Just Cause (1995)

Rating:

USA. 1995.

Crew

Director – Arne Glimcher, Screenplay – Peter Stone & Jeb Stuart, Based on the Novel by John Katzenbach, Producers – Arne Glimcher, Steve Perry & Lee Rich, Photography – Lajos Koltai, Music – James Newton Howard, Special Effects Supervisor – Mike Meinardul, Corpse – KNB EFX, Production Design – Patrizia Von Brandenstein. Production Company – Lee Rich/Fountainbridge Films

Cast

Sean Connery (Professor Paul Armstrong), Laurence Fishburne (Tanny Brown), Blair Underwood (Bobby Earl Ferguson), Ed Harris (Blair Sullivan), Kate Capshaw (Laurie Armstrong), Ruby Dee (Evangeline Ferguson), Christopher Murray (Detective Wilcox), Ned Beatty (McNabb), Daniel J. Travanti (Warden), Liz Torres (Dolores Rodriguez)


Plot

Harvard law professor Paul Armstrong is approached by Evangeline Ferguson who pleads with him to save her grandson Bobby Earl who is on Death Row for the rape and murder of a girl in Ochopee, Florida. Armstrong eventually agrees to take the case, even though he has not practiced law for 25 years. As Armstrong looks into the evidence, the more the case appears to have been rigged by a confession beaten out of Bobby Earl by the sheriff’s department and that the real crimes were committed by a serial killer.


Just Cause is a well made and certainly a well cast film. People obviously believed in it, particularly Sean Connery who takes an Executive Producer credit. It was directed by Arne Glimcher, then a hot name from The Mambo Kings (1992) – who has fialed to do much subsequently. The film starts in well – the investigation with Sean Connery pulling apart Laurence Fishburne’s story and Ed Harris’s maniac playing mind games all sustain a fine degree of tension. Then however, everything falls apart.

The shameless derivativeness of the exercise becomes increasingly apparent. The scenes with Ed Harris are a barefaced steal from The Silence of the Lambs (1991), while the latter third of the film has been taken direct from Cape Fear (1962), which notedly had just been remade by Martin Scorsese as Cape Fear (1991). With the end twist revelation that Blair Underwood was justly convicted after all, Just Cause falls apart completely – what might otherwise have been a worthwhile exercise in suspense turns shallowly manipulative. One can see the reversal happening a mile off – the very fact that Blair Underwood’s courtroom release is low key rather than the dramatic climax of the film signals obviously that this is not the denouement of the film. It is also a twist that leaves one with a surprisingly cynical taste in their mouth – with the implication that the Southern redneck railroad operation the film protests against was justified after all, and simply in the fact that our own beliefs have been tweaked, that we have been made to believe in Blair Underwood’s innocence and then our emotional investment in the film has been turned around again.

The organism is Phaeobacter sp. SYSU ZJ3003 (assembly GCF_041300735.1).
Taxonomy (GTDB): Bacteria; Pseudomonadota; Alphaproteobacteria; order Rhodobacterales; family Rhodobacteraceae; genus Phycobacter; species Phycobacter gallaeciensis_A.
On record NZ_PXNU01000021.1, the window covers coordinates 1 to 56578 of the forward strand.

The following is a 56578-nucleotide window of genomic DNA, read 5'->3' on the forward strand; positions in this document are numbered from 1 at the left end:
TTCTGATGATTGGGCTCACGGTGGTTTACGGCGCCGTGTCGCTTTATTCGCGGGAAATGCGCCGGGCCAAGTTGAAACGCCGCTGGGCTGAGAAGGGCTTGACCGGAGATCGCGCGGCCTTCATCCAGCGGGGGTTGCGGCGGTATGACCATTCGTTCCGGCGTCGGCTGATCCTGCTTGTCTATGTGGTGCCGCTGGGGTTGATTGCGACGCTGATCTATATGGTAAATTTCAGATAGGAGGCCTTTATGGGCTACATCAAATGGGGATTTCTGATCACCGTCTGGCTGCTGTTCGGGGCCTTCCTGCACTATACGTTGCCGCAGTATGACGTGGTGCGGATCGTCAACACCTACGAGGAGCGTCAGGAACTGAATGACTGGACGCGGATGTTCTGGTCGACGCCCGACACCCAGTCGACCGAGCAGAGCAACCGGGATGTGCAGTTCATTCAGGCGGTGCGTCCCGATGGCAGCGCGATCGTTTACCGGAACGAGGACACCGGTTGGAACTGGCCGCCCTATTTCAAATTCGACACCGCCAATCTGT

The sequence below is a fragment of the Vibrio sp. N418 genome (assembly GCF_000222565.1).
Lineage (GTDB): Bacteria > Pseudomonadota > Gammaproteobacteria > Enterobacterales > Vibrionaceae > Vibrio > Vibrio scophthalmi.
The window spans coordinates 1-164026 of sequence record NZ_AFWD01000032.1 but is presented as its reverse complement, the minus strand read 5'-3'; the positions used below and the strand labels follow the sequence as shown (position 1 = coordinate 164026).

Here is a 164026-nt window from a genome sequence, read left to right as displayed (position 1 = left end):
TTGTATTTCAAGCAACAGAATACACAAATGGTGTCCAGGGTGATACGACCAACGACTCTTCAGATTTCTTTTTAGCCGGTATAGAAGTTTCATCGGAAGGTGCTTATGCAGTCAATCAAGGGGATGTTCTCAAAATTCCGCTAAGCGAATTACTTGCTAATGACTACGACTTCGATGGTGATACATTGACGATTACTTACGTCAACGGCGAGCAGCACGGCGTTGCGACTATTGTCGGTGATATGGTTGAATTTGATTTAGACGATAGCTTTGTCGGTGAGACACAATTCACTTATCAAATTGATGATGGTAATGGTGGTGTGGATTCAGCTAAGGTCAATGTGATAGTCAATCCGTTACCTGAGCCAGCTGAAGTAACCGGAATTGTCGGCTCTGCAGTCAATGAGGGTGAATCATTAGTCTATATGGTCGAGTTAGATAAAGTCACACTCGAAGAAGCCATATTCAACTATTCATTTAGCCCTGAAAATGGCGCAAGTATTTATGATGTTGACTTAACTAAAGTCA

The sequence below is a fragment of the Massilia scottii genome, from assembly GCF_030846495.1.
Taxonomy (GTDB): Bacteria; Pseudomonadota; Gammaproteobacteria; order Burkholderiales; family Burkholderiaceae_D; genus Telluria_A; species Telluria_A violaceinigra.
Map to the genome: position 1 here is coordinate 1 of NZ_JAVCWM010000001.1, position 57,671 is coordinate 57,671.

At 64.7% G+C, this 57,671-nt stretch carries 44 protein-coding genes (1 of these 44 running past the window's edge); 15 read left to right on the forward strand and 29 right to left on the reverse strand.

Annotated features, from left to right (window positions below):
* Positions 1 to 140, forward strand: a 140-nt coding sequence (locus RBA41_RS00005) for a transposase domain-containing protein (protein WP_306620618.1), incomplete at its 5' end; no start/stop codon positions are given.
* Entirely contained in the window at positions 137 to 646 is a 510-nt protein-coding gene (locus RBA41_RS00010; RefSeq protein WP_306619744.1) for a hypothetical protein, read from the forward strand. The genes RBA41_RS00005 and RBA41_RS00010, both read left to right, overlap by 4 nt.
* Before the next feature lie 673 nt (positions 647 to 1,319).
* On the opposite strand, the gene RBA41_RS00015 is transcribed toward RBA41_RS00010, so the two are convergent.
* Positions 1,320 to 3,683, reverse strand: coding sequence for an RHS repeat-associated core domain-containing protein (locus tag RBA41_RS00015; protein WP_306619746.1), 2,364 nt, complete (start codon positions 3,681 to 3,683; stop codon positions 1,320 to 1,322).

Worse is the political subtext. At the beginning of the film, Sean Connery is put on the spot regarding his stance on the death penalty and asked if he would not want vengeance if his wife and daughter were threatened. The rest of Just Cause acts as a literal enactment of that question and becomes a descent into red-blooded vigilantism for Sean Connery. His attempt to stop Blair Underwood going to the electric chair is entirely about him symbolically giving up such academically distant notions as the liberal justice system and having to learn at close quarters why the death penalty is justified. Expectedly, his wife and daughter do get to be threatened and in very direct terms he is forced to stand up and defend them by killing. The entire film seems to be a pro-death penalty statement written in the crudest possible terms.

Sean Connery gives a surprisingly dour performance. (At the age of 65 in actuality, he is improbably given Kate Capshaw, who was then only in her late thirties, as a wife and a preadolescent daughter). Blair Underwood gives a smooth and convincing performance (although one does wonder how his character managed to rape a girl when he had been castrated). However, it is Ed Harris’s genuinely demoniac performance that electrifies the film, no matter how much a rehash of Hannibal Lecter it is we are seeing. It is a performance that frighteningly scales up and down through madness, fevered redemptionist ranting, chilling insight and malevolent game-playing. One gets a genuine chill seeing him in action.

(Winner for Best Supporting Actor (Ed Harris), Nominee for Best Supporting Actor (Laurence Fishburne) at this site’s Best of 1995 Awards).



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